I think Python is a great language and Django is great too from what I've heard. But when it comes to jobs, I think your best bet would be JavaScript or Java. I'm actually working on a project with people from India right now (JavaScript and Java), and from what I've heard a lot of other companies in Europe and USA also hire (or work with) Indian people too.

I think it should be very possible for you to get a job there, if you have enough dedication and perseverance.

roshan_ican profile image
〽️ 𝙍𝙀𝙨𝙝𝙖𝙣

I understand,
I'll do try my best to get there soon

minhkhangtran profile image

Hi Carsten,

Ich bin auch aus Deutschland und finde deinen Artikel sehr interessant. Ich bin auch in einer Γ€hnlichen Situation wie du damals. Ich arbeite als Ingenieur in einer Firma und lerne seit knapp einem Jahr Web Development.
Mein Job gefÀllt mir und es macht mir Spaß. Ich lerne programmieren aus Spaß und es ist immer hilfreich irgendetwas in der Hinterhand zu haben :D.
Ich mΓΆchte in dem Bereich (vorerst) nebenberuflich als Freelancer arbeiten. Hast du darin auch irgendwelche Erfahrungen? Vor allem die Situation in Deutschland.

mit freundlichen Grüßen

frag0r profile image

Seit 2017 bin ich auf einem Γ€hnlichen Pfad. Mache zurzeit meinen fachfremden Bachelor, habe aber schon bei ein paar Projekten ausgeholfen.

Einfach als Kleinunternehmer beim Finanzamt anmelden, kostet nix und geht relativ easy, dazu noch ein Gewerbeschein und du kannst loslegen.

Mundpropaganda funktioniert immer noch am besten, imho.
ErzΓ€hl den Menschen davon, was du tust, was du gebaut hast.
Irgendwer kann immer Hilfe gebrauchen! Nach ein paar Projekten hast du dann auch die Balls dich richtig zu verkaufen.

Falls Du nicht lange warten willst. Kaltakquise!
Schau dir ein paar Webseiten von kleinen, regionalen Firmen an.
Suche nach Fehlern auf der Seite, ΓΌberlege dir was man besser machen kΓΆnnte.
Schreib ne Mail oder ruf gleich an und erzΓ€hl davon, mach einen guten Preis und du hast deinen Job.

Keine Firma will eine schlechte Webseite haben, aber wenn man googelt, findet man nur Agenturen, die ordentlich Kohle verlangen.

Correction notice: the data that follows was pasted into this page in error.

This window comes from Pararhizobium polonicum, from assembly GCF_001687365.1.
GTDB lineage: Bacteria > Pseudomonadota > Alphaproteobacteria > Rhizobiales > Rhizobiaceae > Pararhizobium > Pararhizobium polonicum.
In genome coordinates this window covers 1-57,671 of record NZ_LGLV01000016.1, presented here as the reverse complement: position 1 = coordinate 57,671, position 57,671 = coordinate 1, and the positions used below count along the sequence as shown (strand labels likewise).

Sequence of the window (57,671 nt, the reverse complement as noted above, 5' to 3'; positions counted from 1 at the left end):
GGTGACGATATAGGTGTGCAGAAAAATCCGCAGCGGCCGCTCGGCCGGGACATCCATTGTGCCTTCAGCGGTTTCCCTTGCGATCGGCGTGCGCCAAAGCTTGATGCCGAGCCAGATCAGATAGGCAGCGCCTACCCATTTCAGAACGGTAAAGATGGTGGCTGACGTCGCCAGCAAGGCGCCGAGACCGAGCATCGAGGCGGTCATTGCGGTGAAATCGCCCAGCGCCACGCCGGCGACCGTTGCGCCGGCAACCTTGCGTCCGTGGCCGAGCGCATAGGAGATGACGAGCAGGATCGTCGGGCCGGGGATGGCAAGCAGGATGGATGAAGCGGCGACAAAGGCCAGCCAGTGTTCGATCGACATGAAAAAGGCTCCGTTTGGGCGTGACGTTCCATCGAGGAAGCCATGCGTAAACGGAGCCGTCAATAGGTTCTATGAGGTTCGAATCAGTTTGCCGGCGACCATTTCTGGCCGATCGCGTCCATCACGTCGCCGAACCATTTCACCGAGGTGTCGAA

Es gibt unzΓ€hlige Plattformen, die meisten kannst du in die Tonne kloppen.

Viel Erfolg weiterhin! :)

carstenbehrens profile image
Carsten Behrens • Edited


nein da kann ich dir leider nicht wirklich weiterhelfen.

Ich hab nur mal irgendwo gehΓΆrt das sowas viel ΓΌber Gulp und Hays lΓ€uft, vielleicht wirst du ja da fΓΌndig.

shnydercom profile image
Jonathan Schneider

Hi, cool zu sehen dass es hier ein paar Freelancer aus D gibt πŸ™‚ Kleine Anmerkung zu den genannten Strategien: Vermittler fragen ΓΆfters nach mehr Jahren Erfahrung als es eine Technologie gibt, nicht wundern. Die suchen idR nach dem Tech stack den der Kunde nennt, mit genΓΌgend Erfahrung um dessen Problem lΓΆsen zu kΓΆnnen. Teilzeit-Projekte sind da die Ausnahme. Was im Projekt am meisten hilft ist VerstΓ€ndnis fΓΌr UX, wird aber selten explizit nachgefragt. Wenn du dir die lokalen Websites anschaust wirst du wahrscheinlich WordPress oder ein anderes CMS finden, wenn du React/Vue etc anbieten willst, such lieber ΓΌber die Stellenangebote. Demo-Projekte sind gut um Techniker beim Kunden zu ΓΌberzeugen, im GesprΓ€ch mit HR, Marketing oder Vermittler hab ich versucht das Kundenproblem mit meinen Worten (nicht technisch) zu beschreiben. Das hat bisher ganz gut funktioniert. Bei Fragen gerne hier oder per PN πŸ™‚

leeiaah_ profile image
이아 | Nessa Okeke

Hi Carsten, great story, I especially liked the part where you realised you needed some direction in learning. I'm curious though, how were you able to express this part to recruiters, was it in your cover letter? - >

"I have no experience, but please look at my personal projects."

carstenbehrens profile image
Carsten Behrens

Hi Nessa,

yes, it was part of my cover letter.

Basically like this: